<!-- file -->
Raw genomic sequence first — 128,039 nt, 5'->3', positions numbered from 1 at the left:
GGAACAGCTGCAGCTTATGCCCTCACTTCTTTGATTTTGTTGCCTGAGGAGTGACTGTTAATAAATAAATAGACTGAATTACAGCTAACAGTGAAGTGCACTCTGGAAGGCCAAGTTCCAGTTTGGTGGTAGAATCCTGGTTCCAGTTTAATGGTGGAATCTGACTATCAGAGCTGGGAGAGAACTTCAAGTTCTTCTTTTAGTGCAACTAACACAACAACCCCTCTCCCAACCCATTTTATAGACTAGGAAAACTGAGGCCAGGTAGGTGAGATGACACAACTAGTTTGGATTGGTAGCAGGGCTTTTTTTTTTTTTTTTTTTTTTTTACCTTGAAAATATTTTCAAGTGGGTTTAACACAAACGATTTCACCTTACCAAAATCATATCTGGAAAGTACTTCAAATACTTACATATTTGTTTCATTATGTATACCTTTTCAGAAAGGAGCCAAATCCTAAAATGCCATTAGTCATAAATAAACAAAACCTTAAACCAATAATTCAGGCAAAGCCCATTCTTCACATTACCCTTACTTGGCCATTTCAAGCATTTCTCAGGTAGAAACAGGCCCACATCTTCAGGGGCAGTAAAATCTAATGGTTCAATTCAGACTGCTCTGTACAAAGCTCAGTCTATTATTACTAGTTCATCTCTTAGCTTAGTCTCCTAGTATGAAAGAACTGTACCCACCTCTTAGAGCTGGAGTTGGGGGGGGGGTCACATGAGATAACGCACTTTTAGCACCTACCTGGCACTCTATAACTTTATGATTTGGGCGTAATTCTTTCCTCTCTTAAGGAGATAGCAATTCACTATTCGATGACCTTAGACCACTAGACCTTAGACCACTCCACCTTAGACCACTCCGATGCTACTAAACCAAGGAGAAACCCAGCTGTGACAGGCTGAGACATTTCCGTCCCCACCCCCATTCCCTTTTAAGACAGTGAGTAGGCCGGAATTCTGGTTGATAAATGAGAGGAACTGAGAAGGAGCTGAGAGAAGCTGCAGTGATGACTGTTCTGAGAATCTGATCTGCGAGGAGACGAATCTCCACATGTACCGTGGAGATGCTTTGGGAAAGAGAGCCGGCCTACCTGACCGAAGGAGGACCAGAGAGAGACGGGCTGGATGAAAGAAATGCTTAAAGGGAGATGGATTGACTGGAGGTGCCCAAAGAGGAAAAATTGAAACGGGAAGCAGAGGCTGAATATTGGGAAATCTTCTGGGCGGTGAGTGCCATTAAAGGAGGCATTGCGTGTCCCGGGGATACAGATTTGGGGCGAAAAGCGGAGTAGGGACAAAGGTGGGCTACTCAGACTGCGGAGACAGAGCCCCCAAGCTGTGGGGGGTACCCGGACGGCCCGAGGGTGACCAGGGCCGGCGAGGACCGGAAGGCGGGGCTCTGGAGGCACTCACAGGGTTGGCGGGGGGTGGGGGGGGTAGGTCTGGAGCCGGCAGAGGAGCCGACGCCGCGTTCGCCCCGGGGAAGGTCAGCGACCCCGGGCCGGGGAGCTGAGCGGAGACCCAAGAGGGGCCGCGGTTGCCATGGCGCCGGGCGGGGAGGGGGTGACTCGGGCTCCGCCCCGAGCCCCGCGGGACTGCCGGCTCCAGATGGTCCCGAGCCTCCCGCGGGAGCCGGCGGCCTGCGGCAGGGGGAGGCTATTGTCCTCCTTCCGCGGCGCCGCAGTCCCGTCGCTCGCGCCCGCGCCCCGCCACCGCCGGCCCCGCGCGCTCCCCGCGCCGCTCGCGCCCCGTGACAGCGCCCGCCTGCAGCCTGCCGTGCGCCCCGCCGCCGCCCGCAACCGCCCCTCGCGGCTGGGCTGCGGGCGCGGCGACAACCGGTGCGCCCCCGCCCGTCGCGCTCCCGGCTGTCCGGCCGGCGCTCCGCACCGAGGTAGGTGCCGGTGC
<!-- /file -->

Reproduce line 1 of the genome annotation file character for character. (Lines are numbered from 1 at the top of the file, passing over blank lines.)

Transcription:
Raw genomic sequence first — 128,039 nt, 5'->3', positions numbered from 1 at the left: